Missouri State Parks has received confirmation that a bat found in the entrance of Onondaga Cave at Onondaga Cave State Park in Crawford County has tested positive with white-nose syndrome.
The disease spreads mainly through bat-to-bat contact and has not been found to infect people, pets or livestock but is harmful or lethal to hibernating bats.
The fungus that causes white-nose syndrome may be inadvertently carried between caves by humans through clothing and equipment.
The U.S. Geological Survey's National Wildlife Health Center confirmed the bat had the disease described as a white fungus, or Geomyces destructans, which is typically found on the faces and wings of infected bats.
Education is an important aspect of the overall effort to manage white-nose syndrome.
In 2010, Missouri State Parks staff began educating and screening visitors before each cave tour to help minimize risks to bats.
While the disease is mainly transmitted bat to bat, scientists believe that the fungus can be carried on clothing, footwear and caving gear. Therefore, staff will require visitors to wear only clothing and bring equipment that has not been in another cave before.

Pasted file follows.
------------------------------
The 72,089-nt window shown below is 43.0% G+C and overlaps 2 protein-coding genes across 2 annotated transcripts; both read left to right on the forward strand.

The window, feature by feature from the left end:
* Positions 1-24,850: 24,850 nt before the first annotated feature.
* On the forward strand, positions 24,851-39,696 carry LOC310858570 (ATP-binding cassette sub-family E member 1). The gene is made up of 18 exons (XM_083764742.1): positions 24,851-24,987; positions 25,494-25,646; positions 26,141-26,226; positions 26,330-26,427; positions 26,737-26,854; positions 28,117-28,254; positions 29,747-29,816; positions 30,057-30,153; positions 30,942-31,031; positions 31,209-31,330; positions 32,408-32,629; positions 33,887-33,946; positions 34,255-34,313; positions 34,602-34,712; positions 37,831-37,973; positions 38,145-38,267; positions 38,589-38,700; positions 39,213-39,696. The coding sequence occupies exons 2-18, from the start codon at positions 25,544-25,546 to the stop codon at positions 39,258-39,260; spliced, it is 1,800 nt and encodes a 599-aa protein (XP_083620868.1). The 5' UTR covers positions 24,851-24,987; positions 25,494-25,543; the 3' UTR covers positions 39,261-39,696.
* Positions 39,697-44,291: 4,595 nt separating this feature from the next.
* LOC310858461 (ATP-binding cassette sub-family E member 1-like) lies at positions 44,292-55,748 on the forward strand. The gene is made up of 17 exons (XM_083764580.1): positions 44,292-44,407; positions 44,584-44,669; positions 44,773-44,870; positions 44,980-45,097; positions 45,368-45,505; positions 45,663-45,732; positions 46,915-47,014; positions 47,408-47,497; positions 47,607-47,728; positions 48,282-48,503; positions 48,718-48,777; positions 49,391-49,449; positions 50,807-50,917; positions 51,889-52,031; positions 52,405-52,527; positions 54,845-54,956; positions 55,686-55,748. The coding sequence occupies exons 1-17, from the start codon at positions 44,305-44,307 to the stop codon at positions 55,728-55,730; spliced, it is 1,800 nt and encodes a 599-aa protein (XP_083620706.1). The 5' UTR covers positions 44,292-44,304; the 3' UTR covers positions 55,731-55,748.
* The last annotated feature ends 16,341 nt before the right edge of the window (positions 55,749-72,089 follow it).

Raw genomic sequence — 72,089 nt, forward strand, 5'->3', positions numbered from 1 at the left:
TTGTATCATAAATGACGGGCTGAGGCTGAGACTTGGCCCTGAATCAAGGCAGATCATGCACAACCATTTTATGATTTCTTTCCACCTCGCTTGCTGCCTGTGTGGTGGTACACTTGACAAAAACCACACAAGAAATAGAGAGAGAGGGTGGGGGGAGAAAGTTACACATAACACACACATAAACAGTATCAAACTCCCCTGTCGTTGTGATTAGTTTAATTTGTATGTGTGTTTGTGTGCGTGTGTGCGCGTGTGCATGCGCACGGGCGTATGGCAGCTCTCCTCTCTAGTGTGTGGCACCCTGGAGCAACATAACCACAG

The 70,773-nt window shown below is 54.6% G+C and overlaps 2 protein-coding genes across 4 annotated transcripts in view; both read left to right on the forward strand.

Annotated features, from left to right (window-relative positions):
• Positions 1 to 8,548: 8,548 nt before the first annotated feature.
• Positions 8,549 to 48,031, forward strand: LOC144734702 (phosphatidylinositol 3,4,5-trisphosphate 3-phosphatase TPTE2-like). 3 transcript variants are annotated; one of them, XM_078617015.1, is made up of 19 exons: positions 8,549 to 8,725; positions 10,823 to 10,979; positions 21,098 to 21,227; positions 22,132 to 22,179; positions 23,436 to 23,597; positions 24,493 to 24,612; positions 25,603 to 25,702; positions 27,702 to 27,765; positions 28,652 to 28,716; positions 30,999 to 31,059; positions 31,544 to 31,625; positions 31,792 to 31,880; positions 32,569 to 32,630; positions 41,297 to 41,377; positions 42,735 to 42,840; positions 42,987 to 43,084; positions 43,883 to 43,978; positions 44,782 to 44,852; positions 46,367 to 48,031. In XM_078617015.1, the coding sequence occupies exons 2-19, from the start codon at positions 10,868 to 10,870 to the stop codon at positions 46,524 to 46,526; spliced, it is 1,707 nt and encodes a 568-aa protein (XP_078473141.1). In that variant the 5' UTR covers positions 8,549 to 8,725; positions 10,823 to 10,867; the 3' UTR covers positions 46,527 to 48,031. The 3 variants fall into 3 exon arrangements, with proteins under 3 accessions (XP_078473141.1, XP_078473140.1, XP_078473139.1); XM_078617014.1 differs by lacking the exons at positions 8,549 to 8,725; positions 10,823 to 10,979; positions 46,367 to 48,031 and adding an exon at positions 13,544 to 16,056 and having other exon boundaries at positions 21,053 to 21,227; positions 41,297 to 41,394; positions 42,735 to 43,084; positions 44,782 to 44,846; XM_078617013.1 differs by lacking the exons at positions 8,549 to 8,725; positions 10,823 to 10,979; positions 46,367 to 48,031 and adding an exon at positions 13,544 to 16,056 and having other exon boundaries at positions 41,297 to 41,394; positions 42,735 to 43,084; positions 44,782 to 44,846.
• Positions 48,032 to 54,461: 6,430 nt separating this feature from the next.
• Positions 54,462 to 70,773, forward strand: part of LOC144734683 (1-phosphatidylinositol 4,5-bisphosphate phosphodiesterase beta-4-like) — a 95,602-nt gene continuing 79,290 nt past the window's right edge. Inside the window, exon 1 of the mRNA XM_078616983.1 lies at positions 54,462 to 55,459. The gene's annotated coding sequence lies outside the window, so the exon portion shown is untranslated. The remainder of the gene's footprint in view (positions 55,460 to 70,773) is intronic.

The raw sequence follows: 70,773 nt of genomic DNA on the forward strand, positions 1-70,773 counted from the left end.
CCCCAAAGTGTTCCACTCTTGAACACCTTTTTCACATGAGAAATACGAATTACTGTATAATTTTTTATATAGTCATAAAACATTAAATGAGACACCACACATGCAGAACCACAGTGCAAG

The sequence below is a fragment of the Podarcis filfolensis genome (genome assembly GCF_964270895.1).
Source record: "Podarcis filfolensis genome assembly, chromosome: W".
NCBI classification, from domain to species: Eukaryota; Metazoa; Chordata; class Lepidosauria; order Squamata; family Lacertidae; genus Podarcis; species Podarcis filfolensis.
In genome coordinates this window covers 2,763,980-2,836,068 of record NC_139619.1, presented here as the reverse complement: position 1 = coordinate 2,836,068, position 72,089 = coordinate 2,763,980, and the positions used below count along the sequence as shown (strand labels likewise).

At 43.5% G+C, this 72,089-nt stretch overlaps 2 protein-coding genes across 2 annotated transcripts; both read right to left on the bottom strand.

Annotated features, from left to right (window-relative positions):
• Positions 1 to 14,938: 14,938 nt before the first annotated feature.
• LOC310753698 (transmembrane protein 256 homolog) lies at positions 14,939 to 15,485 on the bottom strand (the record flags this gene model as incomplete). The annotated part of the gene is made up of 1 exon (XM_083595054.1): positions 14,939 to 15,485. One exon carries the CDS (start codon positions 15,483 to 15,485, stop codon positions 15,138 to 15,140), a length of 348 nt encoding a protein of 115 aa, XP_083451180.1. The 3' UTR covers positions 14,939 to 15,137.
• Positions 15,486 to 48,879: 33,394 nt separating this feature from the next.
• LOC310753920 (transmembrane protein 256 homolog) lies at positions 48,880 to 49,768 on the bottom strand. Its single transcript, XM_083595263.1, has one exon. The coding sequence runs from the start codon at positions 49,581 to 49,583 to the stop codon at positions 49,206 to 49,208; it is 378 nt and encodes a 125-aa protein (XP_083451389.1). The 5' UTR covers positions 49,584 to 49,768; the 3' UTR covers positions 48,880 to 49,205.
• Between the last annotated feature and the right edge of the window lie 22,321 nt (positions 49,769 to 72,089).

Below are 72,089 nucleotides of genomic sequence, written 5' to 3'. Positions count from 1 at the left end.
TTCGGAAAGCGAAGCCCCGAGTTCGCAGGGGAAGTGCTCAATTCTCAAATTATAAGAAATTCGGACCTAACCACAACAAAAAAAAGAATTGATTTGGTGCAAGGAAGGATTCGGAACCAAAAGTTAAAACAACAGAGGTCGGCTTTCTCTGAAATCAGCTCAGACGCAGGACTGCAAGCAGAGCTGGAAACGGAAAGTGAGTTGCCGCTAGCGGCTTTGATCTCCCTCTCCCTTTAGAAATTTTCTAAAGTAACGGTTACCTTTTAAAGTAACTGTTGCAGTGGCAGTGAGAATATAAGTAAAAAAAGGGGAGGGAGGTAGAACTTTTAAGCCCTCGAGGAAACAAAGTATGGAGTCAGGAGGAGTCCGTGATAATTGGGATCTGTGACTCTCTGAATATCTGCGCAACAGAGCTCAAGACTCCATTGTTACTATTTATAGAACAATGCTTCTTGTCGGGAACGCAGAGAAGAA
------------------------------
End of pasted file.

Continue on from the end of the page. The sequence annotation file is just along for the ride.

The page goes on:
In addition, staff took action to protect the bats from disturbance while hibernating in caves and adjusted the touring season to avoid disturbing the bats in fall and spring when they are gathering for, or preparing to leave, hibernation.
Nearly 20,000 people visit Onondaga Cave every year. Staff will continue to provide information and require additional measures for visitors to follow both before and after a cave tour when the cave opens for the tour season to help reduce the risk of cave-to-cave transmission of the fungus.
The U.S. Fish and Wildlife Service has indicated that white-nose syndrome has killed at least 5.5 million cave-dwelling bats since the disease was first detected in New York in 2006. Signs of the disease have spread to 21 states and the disease has been confirmed in 19 states and four Canadian provinces.
Signs of the disease were first discovered in Missouri in 2010. Today, signs of the disease or the fungus have been confirmed in 15 bats from caves in Pike, Shannon, Lincoln, Perry, Washington and now Crawford counties.